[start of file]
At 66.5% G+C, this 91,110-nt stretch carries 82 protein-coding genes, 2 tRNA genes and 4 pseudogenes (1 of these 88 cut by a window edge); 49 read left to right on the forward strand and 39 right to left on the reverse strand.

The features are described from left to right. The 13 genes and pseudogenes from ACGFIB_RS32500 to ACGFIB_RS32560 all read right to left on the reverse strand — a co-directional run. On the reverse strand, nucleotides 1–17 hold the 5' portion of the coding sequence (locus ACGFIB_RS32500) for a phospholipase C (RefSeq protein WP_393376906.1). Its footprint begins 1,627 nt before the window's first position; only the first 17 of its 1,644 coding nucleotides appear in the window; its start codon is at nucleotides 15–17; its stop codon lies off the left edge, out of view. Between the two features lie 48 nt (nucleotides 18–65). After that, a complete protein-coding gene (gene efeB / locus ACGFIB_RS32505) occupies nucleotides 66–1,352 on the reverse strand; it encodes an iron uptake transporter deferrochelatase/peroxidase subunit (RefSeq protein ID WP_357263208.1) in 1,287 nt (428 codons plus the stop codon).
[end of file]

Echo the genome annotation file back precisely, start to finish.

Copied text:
At 66.5% G+C, this 91,110-nt stretch carries 82 protein-coding genes, 2 tRNA genes and 4 pseudogenes (1 of these 88 cut by a window edge); 49 read left to right on the forward strand and 39 right to left on the reverse strand.

The features are described from left to right. The 13 genes and pseudogenes from ACGFIB_RS32500 to ACGFIB_RS32560 all read right to left on the reverse strand — a co-directional run. On the reverse strand, nucleotides 1–17 hold the 5' portion of the coding sequence (locus ACGFIB_RS32500) for a phospholipase C (RefSeq protein WP_393376906.1). Its footprint begins 1,627 nt before the window's first position; only the first 17 of its 1,644 coding nucleotides appear in the window; its start codon is at nucleotides 15–17; its stop codon lies off the left edge, out of view. Between the two features lie 48 nt (nucleotides 18–65). After that, a complete protein-coding gene (gene efeB / locus ACGFIB_RS32505) occupies nucleotides 66–1,352 on the reverse strand; it encodes an iron uptake transporter deferrochelatase/peroxidase subunit (RefSeq protein ID WP_357263208.1) in 1,287 nt (428 codons plus the stop codon).